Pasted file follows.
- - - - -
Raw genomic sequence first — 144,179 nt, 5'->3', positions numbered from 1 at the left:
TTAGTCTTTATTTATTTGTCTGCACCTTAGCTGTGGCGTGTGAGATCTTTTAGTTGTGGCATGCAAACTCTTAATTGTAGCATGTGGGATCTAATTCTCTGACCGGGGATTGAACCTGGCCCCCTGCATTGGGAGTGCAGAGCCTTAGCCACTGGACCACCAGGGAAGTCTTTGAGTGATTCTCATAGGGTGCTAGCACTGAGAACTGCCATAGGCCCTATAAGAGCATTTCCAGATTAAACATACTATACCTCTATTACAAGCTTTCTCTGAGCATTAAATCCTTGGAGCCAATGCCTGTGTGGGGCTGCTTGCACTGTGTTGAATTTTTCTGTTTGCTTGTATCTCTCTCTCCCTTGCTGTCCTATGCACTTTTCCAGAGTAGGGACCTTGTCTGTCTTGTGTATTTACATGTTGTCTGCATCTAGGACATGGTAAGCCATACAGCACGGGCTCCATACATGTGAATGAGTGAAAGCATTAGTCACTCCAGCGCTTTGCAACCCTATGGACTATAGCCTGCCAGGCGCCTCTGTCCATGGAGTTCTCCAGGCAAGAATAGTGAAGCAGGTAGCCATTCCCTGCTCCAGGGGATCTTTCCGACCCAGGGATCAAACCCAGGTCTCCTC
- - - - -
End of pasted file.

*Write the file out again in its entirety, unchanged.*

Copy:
Raw genomic sequence first — 144,179 nt, 5'->3', positions numbered from 1 at the left:
TTAGTCTTTATTTATTTGTCTGCACCTTAGCTGTGGCGTGTGAGATCTTTTAGTTGTGGCATGCAAACTCTTAATTGTAGCATGTGGGATCTAATTCTCTGACCGGGGATTGAACCTGGCCCCCTGCATTGGGAGTGCAGAGCCTTAGCCACTGGACCACCAGGGAAGTCTTTGAGTGATTCTCATAGGGTGCTAGCACTGAGAACTGCCATAGGCCCTATAAGAGCATTTCCAGATTAAACATACTATACCTCTATTACAAGCTTTCTCTGAGCATTAAATCCTTGGAGCCAATGCCTGTGTGGGGCTGCTTGCACTGTGTTGAATTTTTCTGTTTGCTTGTATCTCTCTCTCCCTTGCTGTCCTATGCACTTTTCCAGAGTAGGGACCTTGTCTGTCTTGTGTATTTACATGTTGTCTGCATCTAGGACATGGTAAGCCATACAGCACGGGCTCCATACATGTGAATGAGTGAAAGCATTAGTCACTCCAGCGCTTTGCAACCCTATGGACTATAGCCTGCCAGGCGCCTCTGTCCATGGAGTTCTCCAGGCAAGAATAGTGAAGCAGGTAGCCATTCCCTGCTCCAGGGGATCTTTCCGACCCAGGGATCAAACCCAGGTCTCCTC